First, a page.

The Real Cost of Downtime

downtime

Downtime, or any period of time when a machine is not in production, is the largest source of lost production time for most manufacturers. As obvious as downtime is when it occurs, most companies seriously underestimate their true downtime costs—in fact, over 80% of companies aren’t able to accurately calculate those costs. 

Types of Downtime

Something important to note is that not all downtime is created equally. Most manufacturers can agree that the worst kind is unplanned downtime, which typically occurs as a result of some kind of failure, waiting on the materials needed, etc. Some of the most common categories of unplanned downtime include excessive tool changeover, excessive job changeover, lack of operator, and unplanned machine maintenance. 

The main problem with downtime? It’s in the name—there’s no value being produced during that time, but the cost of overhead doesn’t stop growing. This can significantly affect your company’s bottom line, which is something you always want to protect. 

The Numbers Behind the Problem

According to Aberdeen Research, 82% of companies have experienced unplanned downtime over the past three years. The kind of downtime these companies experienced cost as much as $260,000 per hour. So why aren’t companies doing more to eliminate downtime? The answer goes back to companies not being able, or not being aware of what it’s actually costing them.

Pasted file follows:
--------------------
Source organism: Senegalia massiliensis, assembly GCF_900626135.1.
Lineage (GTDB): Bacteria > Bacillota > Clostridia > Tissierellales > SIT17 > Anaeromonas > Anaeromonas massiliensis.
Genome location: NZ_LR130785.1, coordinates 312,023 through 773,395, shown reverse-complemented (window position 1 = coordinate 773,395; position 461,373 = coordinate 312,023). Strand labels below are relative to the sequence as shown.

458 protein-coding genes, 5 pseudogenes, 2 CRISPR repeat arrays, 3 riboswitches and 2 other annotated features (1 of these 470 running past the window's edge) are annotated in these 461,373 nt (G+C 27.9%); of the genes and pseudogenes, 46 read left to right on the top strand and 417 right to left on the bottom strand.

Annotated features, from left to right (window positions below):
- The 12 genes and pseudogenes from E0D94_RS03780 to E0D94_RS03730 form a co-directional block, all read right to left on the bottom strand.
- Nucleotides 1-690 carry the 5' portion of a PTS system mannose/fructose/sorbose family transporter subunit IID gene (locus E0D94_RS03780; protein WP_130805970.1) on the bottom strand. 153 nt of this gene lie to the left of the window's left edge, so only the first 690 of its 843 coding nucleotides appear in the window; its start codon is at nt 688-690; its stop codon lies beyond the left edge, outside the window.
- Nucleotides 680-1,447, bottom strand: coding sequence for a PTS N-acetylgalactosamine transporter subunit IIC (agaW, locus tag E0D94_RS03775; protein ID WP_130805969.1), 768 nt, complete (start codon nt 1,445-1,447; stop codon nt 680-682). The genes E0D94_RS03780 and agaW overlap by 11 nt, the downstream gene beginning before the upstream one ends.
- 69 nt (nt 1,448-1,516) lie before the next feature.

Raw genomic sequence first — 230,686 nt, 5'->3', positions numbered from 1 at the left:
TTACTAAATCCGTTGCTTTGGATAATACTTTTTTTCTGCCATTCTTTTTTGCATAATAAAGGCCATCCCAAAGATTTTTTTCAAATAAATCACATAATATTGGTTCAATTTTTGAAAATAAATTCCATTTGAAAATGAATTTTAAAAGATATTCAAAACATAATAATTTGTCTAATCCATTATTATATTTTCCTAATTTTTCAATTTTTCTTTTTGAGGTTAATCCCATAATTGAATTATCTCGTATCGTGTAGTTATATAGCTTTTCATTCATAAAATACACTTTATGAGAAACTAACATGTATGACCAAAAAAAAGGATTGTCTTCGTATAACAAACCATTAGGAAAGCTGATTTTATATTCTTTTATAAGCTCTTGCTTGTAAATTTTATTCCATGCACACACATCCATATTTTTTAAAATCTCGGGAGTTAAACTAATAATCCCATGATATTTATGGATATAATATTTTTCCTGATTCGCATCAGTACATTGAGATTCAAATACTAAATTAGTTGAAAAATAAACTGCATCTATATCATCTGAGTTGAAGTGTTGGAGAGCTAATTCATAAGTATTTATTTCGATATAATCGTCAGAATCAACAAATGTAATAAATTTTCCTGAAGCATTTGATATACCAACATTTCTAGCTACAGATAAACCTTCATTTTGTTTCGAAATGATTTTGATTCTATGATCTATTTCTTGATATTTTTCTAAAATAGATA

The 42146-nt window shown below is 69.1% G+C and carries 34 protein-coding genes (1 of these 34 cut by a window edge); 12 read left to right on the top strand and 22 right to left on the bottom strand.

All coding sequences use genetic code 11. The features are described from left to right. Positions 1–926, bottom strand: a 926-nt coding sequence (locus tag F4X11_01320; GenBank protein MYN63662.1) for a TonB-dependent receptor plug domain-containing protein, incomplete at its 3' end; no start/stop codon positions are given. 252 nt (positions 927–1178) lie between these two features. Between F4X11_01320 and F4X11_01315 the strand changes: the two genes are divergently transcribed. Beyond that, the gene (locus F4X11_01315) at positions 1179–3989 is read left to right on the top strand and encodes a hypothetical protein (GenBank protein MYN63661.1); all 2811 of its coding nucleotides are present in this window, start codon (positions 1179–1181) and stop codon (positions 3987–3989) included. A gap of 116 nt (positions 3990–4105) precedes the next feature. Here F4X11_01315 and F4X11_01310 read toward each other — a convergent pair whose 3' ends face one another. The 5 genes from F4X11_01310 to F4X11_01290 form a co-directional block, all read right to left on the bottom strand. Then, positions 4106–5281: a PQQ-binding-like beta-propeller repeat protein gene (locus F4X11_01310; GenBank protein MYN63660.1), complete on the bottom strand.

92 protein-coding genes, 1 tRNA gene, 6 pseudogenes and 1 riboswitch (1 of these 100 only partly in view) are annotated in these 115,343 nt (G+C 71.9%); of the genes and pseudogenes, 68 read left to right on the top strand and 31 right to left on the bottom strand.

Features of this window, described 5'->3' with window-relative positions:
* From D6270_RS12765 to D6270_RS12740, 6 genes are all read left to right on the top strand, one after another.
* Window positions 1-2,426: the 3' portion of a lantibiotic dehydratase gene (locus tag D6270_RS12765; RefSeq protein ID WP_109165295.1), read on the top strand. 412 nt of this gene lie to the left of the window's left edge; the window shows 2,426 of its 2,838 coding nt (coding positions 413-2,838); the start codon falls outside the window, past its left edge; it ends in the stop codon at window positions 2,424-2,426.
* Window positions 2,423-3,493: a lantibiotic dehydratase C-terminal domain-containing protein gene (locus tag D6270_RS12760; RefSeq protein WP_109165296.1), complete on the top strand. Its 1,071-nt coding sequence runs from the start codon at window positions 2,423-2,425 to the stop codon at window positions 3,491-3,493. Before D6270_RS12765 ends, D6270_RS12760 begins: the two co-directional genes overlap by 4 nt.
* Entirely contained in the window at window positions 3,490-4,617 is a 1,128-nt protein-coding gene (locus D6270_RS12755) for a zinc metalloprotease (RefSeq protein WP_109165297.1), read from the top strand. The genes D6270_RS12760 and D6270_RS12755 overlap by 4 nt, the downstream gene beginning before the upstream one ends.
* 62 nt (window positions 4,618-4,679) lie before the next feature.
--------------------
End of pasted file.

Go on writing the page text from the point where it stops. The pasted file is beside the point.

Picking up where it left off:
Aberdeen Research also found that more than 70% of their participants weren’t fully aware that their equipment was due for maintenance, upgrade, or replacement. What we can gather from this information is that, even with the knowledge of how costly unplanned downtime is, the most common approaches used by most manufacturers aren’t effective in reducing it. 

Why settle for what everyone else is doing, if research tells us it isn’t effective? It’s time to work a little harder so efficiency comes easily. That means revisiting old, ineffective policies and reworking them to avoid unproductive stretches of time. It also means keeping better track of machinery, because it’s a lot easier to maintain a machine than it is to completely replace or repair one. Thinking preemptively is one of the best ways to ensure your facility isn’t just another statistic. 

Contact ProcessBarron today to start working toward a more efficient future.